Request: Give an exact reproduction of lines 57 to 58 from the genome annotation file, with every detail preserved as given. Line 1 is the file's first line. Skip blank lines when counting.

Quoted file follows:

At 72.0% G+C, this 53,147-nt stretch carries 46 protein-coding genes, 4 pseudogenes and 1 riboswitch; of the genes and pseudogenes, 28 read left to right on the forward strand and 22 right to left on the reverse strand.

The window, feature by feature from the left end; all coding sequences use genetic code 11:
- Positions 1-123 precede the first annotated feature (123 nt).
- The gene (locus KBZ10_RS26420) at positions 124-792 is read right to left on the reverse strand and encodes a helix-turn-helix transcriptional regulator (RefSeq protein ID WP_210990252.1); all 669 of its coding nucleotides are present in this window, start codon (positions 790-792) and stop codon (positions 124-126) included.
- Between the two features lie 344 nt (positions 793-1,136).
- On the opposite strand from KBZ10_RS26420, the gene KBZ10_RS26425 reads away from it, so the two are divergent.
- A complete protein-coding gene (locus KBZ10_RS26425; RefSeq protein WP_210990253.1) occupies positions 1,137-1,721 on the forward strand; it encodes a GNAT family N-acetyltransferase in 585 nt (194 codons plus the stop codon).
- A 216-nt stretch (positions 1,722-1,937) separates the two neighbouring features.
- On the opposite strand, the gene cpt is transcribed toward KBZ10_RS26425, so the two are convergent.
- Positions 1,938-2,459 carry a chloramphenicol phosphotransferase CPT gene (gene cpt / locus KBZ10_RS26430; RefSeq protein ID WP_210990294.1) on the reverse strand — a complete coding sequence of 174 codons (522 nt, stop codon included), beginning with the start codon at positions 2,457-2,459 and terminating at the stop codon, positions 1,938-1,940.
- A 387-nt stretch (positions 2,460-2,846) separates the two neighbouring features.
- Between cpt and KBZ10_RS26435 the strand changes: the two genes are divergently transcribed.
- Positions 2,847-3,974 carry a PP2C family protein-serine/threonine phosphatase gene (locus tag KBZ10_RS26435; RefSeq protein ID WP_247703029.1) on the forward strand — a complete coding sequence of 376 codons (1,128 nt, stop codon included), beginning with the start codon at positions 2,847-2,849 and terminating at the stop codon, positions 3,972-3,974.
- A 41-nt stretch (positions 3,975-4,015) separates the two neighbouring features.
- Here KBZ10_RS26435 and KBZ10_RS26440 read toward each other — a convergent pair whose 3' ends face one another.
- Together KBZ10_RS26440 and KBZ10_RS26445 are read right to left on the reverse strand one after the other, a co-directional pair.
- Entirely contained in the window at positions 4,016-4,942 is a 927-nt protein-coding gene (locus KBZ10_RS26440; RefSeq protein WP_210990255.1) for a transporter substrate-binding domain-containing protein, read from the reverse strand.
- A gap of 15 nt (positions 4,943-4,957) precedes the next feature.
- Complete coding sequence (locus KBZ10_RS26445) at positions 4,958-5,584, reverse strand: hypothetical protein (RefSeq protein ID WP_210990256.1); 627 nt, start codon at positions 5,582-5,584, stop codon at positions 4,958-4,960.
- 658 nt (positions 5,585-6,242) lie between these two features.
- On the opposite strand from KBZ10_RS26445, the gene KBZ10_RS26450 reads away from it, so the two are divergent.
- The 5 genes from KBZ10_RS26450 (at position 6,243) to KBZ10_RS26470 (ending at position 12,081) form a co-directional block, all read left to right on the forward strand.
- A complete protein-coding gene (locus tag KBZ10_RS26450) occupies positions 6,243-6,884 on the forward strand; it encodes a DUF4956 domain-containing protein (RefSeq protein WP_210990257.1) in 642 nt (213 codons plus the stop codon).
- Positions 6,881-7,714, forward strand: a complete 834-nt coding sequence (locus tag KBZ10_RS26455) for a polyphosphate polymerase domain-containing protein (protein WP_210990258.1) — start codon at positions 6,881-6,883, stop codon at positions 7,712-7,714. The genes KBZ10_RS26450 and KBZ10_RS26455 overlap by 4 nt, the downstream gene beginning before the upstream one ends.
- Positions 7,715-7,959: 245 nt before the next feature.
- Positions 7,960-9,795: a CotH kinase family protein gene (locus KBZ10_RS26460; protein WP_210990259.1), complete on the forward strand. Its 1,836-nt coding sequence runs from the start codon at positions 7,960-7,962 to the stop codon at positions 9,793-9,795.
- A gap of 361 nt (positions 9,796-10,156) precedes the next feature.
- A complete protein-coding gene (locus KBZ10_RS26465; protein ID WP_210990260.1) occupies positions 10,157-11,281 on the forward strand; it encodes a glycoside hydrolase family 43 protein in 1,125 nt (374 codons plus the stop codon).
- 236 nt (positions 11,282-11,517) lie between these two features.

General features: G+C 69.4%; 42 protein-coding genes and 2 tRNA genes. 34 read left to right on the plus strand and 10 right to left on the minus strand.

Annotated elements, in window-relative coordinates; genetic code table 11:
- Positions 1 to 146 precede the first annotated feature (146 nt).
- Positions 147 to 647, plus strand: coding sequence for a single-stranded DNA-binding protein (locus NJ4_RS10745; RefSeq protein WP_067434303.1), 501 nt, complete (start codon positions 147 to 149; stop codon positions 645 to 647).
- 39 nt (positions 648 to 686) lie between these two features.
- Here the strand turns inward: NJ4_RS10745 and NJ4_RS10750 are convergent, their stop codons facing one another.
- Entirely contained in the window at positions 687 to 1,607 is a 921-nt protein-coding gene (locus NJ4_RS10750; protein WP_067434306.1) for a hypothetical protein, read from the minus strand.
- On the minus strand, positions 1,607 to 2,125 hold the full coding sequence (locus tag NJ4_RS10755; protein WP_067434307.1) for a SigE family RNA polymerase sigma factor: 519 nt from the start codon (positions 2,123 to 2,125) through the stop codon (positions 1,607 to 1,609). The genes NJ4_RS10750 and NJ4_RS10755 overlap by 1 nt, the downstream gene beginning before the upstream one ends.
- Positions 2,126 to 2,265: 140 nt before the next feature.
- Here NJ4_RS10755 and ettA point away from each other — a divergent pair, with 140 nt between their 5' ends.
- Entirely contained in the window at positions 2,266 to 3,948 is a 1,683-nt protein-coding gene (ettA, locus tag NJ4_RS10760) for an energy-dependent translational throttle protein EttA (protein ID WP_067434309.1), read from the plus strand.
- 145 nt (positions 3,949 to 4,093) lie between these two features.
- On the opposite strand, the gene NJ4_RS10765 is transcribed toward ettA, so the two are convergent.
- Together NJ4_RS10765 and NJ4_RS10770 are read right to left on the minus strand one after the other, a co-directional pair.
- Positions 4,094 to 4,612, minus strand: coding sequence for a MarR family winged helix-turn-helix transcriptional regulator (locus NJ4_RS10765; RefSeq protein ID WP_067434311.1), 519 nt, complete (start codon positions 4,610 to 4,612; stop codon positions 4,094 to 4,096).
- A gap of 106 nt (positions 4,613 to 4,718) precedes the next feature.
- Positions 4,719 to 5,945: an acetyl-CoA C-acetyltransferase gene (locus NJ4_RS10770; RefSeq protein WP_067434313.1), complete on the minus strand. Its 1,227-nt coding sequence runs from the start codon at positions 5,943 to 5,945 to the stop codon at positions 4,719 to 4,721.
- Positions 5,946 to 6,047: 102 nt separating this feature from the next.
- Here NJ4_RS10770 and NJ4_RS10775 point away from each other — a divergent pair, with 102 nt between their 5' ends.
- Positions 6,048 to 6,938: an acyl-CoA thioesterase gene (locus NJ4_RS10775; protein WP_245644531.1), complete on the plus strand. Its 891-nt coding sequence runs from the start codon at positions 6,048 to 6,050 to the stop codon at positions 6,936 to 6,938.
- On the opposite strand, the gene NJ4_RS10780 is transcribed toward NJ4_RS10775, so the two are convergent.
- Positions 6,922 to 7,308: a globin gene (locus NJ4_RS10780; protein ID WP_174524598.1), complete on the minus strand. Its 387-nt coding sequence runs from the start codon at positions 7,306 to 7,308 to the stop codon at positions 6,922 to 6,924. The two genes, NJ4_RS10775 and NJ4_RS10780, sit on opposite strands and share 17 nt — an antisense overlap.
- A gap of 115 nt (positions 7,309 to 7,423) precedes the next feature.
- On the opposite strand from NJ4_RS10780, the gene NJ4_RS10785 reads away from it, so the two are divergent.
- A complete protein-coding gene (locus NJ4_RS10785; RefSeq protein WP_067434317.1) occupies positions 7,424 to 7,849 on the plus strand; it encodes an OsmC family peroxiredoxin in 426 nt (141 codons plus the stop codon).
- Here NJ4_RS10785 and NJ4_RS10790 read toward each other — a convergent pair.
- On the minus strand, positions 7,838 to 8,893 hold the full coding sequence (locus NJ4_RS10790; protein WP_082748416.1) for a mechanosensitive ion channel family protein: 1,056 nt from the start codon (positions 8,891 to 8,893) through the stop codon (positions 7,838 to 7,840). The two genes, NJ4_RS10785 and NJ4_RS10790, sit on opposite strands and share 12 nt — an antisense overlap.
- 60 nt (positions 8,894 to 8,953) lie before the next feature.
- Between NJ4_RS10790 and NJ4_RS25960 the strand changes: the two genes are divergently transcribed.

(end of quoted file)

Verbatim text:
- 60 nt (positions 8,894 to 8,953) lie before the next feature.
- Between NJ4_RS10790 and NJ4_RS25960 the strand changes: the two genes are divergently transcribed.